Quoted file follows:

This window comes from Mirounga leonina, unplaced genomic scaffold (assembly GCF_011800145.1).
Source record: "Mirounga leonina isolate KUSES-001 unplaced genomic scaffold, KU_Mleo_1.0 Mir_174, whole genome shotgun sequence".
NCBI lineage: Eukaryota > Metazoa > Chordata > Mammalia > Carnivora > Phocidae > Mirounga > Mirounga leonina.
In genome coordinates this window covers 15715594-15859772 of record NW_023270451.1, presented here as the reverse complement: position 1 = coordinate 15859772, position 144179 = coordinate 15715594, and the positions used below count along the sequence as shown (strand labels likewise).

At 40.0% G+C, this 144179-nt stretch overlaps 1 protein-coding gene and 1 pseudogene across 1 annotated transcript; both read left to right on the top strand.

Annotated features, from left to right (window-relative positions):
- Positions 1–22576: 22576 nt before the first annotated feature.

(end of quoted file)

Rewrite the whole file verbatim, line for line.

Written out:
This window comes from Mirounga leonina, unplaced genomic scaffold (assembly GCF_011800145.1).
Source record: "Mirounga leonina isolate KUSES-001 unplaced genomic scaffold, KU_Mleo_1.0 Mir_174, whole genome shotgun sequence".
NCBI lineage: Eukaryota > Metazoa > Chordata > Mammalia > Carnivora > Phocidae > Mirounga > Mirounga leonina.
In genome coordinates this window covers 15715594-15859772 of record NW_023270451.1, presented here as the reverse complement: position 1 = coordinate 15859772, position 144179 = coordinate 15715594, and the positions used below count along the sequence as shown (strand labels likewise).

At 40.0% G+C, this 144179-nt stretch overlaps 1 protein-coding gene and 1 pseudogene across 1 annotated transcript; both read left to right on the top strand.

Annotated features, from left to right (window-relative positions):
- Positions 1–22576: 22576 nt before the first annotated feature.